Dissidents in Cuba
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March 2006
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Rights activists mark anniverary of Cuba crackdown

Sunday March 19, 10:47 AM

Rights activists mark anniverary of Cuba crackdown

HAVANA (AFP) – Wives, mothers and daughters of Cuban political prisoners
marched in Havana to mark the third anniversary of Cuba’s worst
crackdown on dissidents in years.

About 30 “Ladies in White” fasted Saturday and marched to demand the
release of 60 political prisoners still behind bars three years after 75
dissidents were rounded up.

“There are a lot of situations like this around the world, but Cuba is
the country that has the greatest number of prisoners of conscience” per
capita, said Laura Pollan.

Pollan’s husband Hector Maseda is serving a 20-year prison term for
opposing the government of President Fidel Castro, the only one-party
Communist regime in the Americas.

The group, dressed in white and wearing ribbons reading “Amnesty,”
marched two kilometers (one mile) through Havana, including down busy
23rd Street. They handed out pink gladiolas to passers-by.

“Human rights basically have been dead in our country for three years,”
Pollan said. “Physically, I am tired. But I am still fighting, as long
as I am alive and my husband is jailed, I am going to keep fighting.”

The women called on governments, non-governmental organizations and
rights groups to declare March 18 International Day of the Political
Prisoner and Prisoner of Conscience.

They also read letters written by their husbands from prison and from
other non-governmental groups sending their support.

Between March 18-20, 2003, authorities rounded up about 100 dissidents
and independent journalists.

Of those, 75 were quickly tried and sentenced to between six and 28
years in prison, including Cuba’s best-known female dissident, economist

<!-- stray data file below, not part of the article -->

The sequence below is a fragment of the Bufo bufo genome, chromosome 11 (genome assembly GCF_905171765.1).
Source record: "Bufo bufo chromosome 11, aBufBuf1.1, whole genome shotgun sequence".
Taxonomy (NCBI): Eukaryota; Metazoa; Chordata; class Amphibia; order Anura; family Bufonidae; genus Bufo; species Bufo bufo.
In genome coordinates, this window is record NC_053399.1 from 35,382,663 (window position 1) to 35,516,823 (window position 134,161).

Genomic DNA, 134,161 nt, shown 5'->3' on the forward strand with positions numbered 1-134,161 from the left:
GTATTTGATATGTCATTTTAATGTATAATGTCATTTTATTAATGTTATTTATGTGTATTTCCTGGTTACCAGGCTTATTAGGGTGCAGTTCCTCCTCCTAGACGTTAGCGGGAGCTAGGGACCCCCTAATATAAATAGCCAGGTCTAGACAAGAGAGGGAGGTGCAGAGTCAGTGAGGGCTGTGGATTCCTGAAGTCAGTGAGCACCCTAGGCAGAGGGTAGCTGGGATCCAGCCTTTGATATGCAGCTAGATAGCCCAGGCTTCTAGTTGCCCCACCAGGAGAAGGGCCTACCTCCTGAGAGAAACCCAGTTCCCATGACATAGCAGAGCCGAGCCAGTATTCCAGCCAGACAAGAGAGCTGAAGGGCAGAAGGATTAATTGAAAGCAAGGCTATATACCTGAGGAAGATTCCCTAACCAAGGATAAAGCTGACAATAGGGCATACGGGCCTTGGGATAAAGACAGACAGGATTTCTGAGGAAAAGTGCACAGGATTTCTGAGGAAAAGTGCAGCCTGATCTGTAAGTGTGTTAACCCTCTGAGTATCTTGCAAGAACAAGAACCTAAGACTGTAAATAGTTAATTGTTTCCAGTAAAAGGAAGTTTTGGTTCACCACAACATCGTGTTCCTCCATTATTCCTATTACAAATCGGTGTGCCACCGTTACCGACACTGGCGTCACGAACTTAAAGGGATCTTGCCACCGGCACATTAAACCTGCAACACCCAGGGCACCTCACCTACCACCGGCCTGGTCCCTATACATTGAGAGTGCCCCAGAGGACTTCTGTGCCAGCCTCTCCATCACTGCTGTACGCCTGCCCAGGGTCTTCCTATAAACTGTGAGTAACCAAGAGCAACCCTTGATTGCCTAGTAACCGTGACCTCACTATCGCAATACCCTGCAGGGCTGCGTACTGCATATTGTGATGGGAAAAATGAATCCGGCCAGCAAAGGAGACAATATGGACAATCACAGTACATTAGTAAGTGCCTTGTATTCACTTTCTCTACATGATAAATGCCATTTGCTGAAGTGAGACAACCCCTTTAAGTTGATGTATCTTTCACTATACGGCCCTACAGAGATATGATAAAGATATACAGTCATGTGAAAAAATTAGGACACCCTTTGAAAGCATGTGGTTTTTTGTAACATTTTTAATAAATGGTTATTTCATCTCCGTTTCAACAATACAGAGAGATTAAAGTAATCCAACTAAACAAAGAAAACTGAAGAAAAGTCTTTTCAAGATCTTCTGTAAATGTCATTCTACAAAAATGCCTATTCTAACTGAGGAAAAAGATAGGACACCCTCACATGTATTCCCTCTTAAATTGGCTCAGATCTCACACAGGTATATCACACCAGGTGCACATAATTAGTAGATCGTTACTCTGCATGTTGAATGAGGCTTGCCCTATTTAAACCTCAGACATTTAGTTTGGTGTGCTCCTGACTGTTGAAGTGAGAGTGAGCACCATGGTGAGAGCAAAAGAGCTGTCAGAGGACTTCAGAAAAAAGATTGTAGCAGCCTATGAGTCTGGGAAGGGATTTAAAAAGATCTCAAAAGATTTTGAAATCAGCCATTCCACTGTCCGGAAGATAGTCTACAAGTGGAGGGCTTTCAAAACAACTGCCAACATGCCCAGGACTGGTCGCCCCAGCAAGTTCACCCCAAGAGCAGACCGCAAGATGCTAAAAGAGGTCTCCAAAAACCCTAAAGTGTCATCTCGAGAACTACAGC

Martha Beatriz Roque. Of those, 15 were gradually freed between April
2004 and December 2005.

Last year the Ladies in White won the European Parliament’s prestigious
Sakharov human rights prize.

They say their demands are not political. But the Cuban government
accuses them of being funded by the United States.

“The Ladies in White bother the government,” said activist Berta Soler.
“The Sakharov prize gave us the recognition, an international support
that bothers them.”

“We really appreciate support,” added Miriam Leiva, wife of dissident
Oscar Espinosa Chepe. “It has been three years of harassment,” she charged.

The Cuban Commission for Human Rights and National Reconciliation says
that the number of political prisoners in Cuba, with a population
topping 11 million, has surged to more than 330, from 240 in March 2003.

Castro has slammed the European Union as hypocritical for addressing
human rights, and for allegedly bowing to US interests.

Andrei Sakharov, who died in 1989, was a Russian nuclear physicist and
civil rights campaigner who helped develop a hydrogen bomb before
campaigning against nuclear proliferation. He was awarded the Nobel
Peace Prize in 1975 for championing human rights in the Soviet Union.


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